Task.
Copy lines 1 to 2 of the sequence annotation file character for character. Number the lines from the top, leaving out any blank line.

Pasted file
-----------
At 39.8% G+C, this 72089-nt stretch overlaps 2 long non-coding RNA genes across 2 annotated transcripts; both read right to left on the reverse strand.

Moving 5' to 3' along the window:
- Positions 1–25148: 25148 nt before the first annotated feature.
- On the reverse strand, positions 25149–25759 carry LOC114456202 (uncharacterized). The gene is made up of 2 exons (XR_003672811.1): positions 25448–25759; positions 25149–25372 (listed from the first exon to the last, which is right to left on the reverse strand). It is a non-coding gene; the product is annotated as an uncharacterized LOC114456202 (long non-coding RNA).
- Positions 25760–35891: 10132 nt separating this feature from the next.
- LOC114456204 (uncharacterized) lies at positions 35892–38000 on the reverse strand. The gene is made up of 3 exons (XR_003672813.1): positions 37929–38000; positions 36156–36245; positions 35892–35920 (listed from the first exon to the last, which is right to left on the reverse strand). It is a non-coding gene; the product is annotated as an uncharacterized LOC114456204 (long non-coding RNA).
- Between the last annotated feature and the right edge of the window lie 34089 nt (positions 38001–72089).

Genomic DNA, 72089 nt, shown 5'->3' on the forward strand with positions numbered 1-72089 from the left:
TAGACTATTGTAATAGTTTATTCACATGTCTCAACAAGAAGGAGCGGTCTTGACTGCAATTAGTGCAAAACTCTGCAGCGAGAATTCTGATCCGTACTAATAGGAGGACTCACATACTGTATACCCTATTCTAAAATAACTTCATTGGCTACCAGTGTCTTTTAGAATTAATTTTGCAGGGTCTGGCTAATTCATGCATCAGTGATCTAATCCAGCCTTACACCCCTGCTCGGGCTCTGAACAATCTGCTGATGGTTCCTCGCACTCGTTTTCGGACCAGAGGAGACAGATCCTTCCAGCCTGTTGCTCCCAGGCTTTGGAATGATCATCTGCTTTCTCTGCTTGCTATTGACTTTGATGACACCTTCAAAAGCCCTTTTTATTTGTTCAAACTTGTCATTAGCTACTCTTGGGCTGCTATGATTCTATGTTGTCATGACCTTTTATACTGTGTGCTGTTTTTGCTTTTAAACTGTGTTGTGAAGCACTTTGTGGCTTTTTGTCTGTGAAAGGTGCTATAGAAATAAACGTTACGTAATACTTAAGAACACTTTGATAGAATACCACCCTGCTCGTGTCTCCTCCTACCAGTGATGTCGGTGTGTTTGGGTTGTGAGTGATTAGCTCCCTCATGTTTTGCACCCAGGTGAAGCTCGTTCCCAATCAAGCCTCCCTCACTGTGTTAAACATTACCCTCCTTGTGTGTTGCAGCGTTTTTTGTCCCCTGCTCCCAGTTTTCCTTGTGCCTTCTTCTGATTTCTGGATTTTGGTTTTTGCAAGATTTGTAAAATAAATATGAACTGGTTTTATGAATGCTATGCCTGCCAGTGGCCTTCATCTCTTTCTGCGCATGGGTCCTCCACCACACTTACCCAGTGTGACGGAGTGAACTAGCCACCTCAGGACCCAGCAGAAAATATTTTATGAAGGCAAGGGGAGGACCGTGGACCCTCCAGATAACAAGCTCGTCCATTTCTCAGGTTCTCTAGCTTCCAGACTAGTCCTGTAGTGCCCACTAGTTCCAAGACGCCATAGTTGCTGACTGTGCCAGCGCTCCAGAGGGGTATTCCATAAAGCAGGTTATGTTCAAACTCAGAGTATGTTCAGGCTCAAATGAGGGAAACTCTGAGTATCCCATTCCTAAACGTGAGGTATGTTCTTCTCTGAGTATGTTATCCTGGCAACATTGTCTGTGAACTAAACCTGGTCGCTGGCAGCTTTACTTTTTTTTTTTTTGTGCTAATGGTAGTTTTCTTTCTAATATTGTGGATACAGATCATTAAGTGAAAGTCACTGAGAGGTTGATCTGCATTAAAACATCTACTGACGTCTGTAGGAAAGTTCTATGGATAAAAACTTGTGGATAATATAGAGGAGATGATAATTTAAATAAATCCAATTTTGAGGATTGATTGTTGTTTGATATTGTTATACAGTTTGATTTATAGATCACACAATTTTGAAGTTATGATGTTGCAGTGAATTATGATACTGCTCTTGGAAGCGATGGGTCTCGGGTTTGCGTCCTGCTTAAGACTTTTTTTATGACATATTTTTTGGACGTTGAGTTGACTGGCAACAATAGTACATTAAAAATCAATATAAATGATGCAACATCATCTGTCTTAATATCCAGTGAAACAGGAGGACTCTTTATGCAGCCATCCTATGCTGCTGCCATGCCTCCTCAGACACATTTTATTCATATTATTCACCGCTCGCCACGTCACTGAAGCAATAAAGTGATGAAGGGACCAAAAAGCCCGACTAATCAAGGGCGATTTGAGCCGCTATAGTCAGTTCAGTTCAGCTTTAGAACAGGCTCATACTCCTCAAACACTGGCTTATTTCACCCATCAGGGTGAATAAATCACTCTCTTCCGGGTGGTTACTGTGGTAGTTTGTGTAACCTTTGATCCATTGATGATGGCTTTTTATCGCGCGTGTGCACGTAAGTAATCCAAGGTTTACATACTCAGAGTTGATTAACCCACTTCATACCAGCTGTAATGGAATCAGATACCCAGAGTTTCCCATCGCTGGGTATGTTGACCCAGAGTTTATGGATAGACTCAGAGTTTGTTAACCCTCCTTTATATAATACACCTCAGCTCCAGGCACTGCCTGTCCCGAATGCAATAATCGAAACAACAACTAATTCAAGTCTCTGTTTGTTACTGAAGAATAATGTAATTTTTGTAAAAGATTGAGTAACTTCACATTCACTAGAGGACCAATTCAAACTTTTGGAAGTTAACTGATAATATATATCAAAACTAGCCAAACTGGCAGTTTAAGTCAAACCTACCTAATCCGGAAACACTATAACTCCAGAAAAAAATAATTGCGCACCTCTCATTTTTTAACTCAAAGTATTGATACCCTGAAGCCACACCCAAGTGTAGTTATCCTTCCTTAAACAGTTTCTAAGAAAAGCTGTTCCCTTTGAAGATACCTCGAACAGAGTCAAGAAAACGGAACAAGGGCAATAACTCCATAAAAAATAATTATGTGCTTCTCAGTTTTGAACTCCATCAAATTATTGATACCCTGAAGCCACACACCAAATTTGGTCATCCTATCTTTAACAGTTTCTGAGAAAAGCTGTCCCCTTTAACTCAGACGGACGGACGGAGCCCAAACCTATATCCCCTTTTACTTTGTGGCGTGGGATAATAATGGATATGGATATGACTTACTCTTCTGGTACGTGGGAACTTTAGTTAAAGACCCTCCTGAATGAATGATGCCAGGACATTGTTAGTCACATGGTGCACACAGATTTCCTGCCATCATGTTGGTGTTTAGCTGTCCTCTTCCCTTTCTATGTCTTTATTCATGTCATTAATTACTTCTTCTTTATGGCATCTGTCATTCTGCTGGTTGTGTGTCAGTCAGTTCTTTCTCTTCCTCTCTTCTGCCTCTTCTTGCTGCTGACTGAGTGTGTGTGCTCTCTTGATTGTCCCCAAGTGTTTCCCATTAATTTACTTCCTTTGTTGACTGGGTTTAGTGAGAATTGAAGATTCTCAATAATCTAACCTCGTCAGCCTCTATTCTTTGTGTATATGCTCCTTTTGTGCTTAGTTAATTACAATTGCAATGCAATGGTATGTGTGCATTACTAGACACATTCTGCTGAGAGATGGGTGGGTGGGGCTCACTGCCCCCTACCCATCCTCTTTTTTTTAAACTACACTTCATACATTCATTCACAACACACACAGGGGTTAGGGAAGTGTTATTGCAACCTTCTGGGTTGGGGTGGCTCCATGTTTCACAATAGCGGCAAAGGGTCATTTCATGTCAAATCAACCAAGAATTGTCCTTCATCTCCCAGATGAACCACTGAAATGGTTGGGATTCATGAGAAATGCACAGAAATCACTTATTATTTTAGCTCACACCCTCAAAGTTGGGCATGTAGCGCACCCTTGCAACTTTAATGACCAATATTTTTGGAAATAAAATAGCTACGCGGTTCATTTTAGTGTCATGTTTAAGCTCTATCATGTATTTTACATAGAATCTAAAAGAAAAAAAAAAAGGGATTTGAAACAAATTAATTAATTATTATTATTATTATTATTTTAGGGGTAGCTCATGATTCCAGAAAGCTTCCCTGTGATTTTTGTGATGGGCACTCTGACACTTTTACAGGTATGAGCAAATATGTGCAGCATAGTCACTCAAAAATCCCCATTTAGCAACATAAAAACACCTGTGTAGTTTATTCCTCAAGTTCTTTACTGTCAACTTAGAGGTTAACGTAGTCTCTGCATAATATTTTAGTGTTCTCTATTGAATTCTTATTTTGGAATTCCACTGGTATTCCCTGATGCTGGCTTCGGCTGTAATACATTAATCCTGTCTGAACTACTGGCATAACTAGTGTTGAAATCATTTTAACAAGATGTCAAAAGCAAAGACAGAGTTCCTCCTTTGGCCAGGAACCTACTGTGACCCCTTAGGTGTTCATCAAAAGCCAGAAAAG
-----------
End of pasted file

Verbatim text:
At 39.8% G+C, this 72089-nt stretch overlaps 2 long non-coding RNA genes across 2 annotated transcripts; both read right to left on the reverse strand.

Moving 5' to 3' along the window: